The manifesto policy, adopted only after a lot of agonising, was to phase out fees altogether. The public pledge which was organised with the NUS promised only not to raise the cap. The leaked document which Danny Alexander wrote last March seems to say that in coalition, the Lib Dems would drop “phasing out” but stick to “no raise in the cap”.

      Of course it’s now all past history, and Cleggy has NOT stuck to “no raise in the cap”. But for what it’s worth, the poor saps who signed the NUS pledge probably thought at the time that they were going to be allowed to stand by their words.

    • Norfolk Boy 13th Nov '10 - 1:04am

      How do people here reconcile what is happening with respect to the platform the party stood on?

      people in the survey can obviously change their mind with the wind, which to me is just perplexing when you are a party member. What about everything you said before the election?

      How do you stand for election on a set of policies and then completely change them and attempt to justify it just a few weeks later. Absolutely baffling.

    • Anthony Binder 13th Nov '10 - 7:46am

      When will a Lib Dem politician stand up and question the agreement that all of the national revenues shall be taken through tax on income and consumption. If the country got revenue from other sources, there would never be anything called ‘budget deficit’ and then the tory cuts wouldn´t be necessary. There are loads of other revenue sources out there, that the UK doesn´t want to use.

      Thhis is sooo sad

    • David Allen,

      “But my worry is that, long before we get around to demanding a change in the leadership, the voters at large will have decided we are all just too spineless to be worth bothering with.”

      That’s where the “assassination” strategy comes in. If it is left to rank-and-file members to pull the party out of coalition and get rid of Clegg, nothing is going to happen until it is far too late, as you say. The party could barely suvive a protracted war of attrition characterised by ever more acrimonious bickering and dithering. What it requires is for the non- Orange Book ministers to leave the government, and join with Campbell, Kennedy, Farron and Hughes to stick the knife into Clegg. That’s the only way to do it without serious damage to the party from which it could take three general elections to recover. We’ve been here before. It took Paddy Ashdown to force David Steel’s hand. If Paddy hadn’t done that, and done it within days of the 1987 election, we might still be argie-barging about whether we should or shouldn’t merge today.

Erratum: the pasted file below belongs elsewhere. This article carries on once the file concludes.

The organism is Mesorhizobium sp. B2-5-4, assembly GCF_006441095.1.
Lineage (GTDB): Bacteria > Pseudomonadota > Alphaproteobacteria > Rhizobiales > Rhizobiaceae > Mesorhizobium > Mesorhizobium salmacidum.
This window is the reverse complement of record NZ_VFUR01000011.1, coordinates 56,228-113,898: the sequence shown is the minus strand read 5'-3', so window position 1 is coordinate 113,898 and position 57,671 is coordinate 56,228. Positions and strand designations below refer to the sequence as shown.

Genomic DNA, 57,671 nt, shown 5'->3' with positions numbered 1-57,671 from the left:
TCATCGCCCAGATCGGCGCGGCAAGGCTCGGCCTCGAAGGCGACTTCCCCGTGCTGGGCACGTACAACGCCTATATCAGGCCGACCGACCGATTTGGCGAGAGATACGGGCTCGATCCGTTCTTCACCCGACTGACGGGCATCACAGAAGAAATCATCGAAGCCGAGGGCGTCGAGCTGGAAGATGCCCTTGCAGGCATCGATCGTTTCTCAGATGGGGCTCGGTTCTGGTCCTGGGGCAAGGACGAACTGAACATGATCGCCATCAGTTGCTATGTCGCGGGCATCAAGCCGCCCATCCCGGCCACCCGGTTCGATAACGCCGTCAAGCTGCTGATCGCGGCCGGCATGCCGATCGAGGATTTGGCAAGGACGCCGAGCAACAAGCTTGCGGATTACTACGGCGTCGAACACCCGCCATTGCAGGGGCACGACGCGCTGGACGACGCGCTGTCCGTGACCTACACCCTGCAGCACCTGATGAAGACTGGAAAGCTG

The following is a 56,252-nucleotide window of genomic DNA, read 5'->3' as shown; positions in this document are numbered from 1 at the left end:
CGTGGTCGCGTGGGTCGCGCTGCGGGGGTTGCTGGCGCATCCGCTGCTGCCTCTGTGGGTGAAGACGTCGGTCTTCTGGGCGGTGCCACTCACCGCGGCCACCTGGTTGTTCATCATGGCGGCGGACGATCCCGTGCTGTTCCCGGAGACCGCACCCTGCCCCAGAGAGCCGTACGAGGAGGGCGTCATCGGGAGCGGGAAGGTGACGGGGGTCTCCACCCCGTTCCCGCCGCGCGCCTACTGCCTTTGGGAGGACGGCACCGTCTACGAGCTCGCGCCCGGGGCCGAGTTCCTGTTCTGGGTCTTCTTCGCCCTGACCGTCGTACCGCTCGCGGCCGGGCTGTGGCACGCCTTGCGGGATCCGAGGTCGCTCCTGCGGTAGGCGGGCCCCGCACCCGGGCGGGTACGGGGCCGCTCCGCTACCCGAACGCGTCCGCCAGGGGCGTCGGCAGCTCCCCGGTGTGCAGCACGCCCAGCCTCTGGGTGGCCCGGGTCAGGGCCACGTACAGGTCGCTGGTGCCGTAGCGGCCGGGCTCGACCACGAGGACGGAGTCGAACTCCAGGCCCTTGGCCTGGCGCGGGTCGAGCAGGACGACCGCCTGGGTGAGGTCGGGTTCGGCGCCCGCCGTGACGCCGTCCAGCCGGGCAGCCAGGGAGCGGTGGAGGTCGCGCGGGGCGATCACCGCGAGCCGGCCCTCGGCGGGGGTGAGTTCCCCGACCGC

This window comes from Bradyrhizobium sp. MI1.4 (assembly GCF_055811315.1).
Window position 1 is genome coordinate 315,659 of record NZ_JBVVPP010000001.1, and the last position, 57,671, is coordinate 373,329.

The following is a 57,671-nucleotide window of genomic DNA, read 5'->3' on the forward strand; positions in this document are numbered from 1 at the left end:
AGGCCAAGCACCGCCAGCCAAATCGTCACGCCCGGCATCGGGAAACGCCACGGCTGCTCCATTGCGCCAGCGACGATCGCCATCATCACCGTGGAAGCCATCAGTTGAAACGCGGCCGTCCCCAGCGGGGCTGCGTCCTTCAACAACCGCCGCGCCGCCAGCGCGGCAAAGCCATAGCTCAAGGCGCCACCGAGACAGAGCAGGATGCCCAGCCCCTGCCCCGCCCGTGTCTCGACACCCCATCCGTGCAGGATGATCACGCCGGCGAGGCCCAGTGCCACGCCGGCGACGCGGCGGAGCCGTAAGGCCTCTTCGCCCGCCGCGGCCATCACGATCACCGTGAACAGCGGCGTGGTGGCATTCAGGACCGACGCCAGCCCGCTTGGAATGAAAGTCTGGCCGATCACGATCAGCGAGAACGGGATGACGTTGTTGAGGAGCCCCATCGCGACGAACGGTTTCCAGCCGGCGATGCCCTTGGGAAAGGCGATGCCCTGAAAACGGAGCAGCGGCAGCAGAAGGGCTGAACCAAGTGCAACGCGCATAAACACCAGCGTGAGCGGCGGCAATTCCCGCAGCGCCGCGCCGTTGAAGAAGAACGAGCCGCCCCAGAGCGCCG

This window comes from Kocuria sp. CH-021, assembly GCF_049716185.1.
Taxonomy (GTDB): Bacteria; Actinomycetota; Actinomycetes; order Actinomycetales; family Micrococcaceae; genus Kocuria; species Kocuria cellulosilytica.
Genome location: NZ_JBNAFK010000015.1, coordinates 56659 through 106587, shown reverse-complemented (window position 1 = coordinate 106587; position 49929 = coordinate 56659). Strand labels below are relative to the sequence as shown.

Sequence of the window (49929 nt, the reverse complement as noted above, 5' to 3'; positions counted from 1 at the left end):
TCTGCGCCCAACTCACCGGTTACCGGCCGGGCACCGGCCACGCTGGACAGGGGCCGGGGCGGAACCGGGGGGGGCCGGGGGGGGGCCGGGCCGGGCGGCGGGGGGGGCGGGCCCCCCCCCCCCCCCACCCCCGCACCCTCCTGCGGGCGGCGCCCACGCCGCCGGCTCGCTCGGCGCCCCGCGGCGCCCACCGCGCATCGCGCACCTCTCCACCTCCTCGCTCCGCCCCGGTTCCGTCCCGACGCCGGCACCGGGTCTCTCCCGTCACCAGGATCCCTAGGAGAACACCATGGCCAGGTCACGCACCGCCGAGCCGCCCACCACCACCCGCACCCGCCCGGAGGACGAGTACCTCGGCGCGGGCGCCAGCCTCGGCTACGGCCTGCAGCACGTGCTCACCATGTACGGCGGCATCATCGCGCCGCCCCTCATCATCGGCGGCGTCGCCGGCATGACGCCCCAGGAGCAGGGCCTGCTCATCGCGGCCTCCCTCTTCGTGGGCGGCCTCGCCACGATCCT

The post-assassination strategy is fairly clear, I think. We can tell the electorate that we tried, but the compromises were simply too great. If people had voted for us in the numbers the opinion-polls in mid-campaign had suggested, then we would have had real influence and coalition would have worked. Given the numbers, we will be far more effective in moderating Cameron’s Tory government by forcing it to govern as a minority.

    • Paul Griffiths 13th Nov '10 - 10:06am


      “Assassination” strategy sounds a bit lurid. Do you mean “leadership challenge” strategy?

    • @Olly – You may be right, but I think there are a fair few of us Social Liberals who are prepared to stay and fight, and (while we complacently believed that ALL Lib Dems thought like us in the past), we now realise the need for a more factional approach within the party. This has already paid dividends eg in the election of Tim Farron as Party President, and significant wins elsewhere. The SLF has 600+ members on Facebook alone, and is still growing.

    • @ Sesenco,

      Interesting post. I think you’re halfway right. As you say, the endgame for the orange Tories has to be when the party grandees and power brokers concur that enough is enough. However, we haven’t reached endgame yet. The grandees simply cannot make the move you and I would like them to make, until they can be confident it will be welcomed.

      Remember Hoon and Hewitt making their belated coup attempt against Gordon? They were belatedly in the right, they would have done their party a power of good had they succeeded – but they were isolated, they were derided as has-beens, and they lost. If your name is – let’s say – “Paddy Ashdown”, you don’t want to be bracketed with the Hoons and the Hewitts when political history is written. Both personal pride and rational political calculation would tell you to wait until the time is right.

      So – it’s still down to the likes of you and me to win the argument amongst the membership and then tell the grandees that the time is right. Well – we are making progress – let’s keep it up!